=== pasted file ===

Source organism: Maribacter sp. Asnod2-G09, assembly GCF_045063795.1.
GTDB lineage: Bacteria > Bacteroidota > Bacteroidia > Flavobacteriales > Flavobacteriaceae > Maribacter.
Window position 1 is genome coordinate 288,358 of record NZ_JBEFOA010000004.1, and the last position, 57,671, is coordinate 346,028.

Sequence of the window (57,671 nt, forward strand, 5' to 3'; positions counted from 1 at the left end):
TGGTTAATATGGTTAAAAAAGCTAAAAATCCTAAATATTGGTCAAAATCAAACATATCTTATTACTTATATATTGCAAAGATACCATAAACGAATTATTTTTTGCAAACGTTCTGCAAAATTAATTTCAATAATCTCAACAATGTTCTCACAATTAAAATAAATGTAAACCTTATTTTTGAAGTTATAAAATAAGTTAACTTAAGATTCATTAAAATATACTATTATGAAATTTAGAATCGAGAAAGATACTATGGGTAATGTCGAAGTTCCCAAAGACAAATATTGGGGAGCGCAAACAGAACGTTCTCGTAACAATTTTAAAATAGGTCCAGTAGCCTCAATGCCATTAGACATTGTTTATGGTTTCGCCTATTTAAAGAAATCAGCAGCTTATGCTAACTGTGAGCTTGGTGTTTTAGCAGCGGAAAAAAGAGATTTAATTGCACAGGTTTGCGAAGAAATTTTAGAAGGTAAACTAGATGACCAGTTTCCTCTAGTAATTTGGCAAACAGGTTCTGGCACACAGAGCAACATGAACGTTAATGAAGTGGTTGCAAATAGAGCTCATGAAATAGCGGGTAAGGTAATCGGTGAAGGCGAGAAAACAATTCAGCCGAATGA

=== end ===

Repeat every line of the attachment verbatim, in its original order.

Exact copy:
Source organism: Maribacter sp. Asnod2-G09, assembly GCF_045063795.1.
GTDB lineage: Bacteria > Bacteroidota > Bacteroidia > Flavobacteriales > Flavobacteriaceae > Maribacter.
Window position 1 is genome coordinate 288,358 of record NZ_JBEFOA010000004.1, and the last position, 57,671, is coordinate 346,028.

Sequence of the window (57,671 nt, forward strand, 5' to 3'; positions counted from 1 at the left end):
TGGTTAATATGGTTAAAAAAGCTAAAAATCCTAAATATTGGTCAAAATCAAACATATCTTATTACTTATATATTGCAAAGATACCATAAACGAATTATTTTTTGCAAACGTTCTGCAAAATTAATTTCAATAATCTCAACAATGTTCTCACAATTAAAATAAATGTAAACCTTATTTTTGAAGTTATAAAATAAGTTAACTTAAGATTCATTAAAATATACTATTATGAAATTTAGAATCGAGAAAGATACTATGGGTAATGTCGAAGTTCCCAAAGACAAATATTGGGGAGCGCAAACAGAACGTTCTCGTAACAATTTTAAAATAGGTCCAGTAGCCTCAATGCCATTAGACATTGTTTATGGTTTCGCCTATTTAAAGAAATCAGCAGCTTATGCTAACTGTGAGCTTGGTGTTTTAGCAGCGGAAAAAAGAGATTTAATTGCACAGGTTTGCGAAGAAATTTTAGAAGGTAAACTAGATGACCAGTTTCCTCTAGTAATTTGGCAAACAGGTTCTGGCACACAGAGCAACATGAACGTTAATGAAGTGGTTGCAAATAGAGCTCATGAAATAGCGGGTAAGGTAATCGGTGAAGGCGAGAAAACAATTCAGCCGAATGA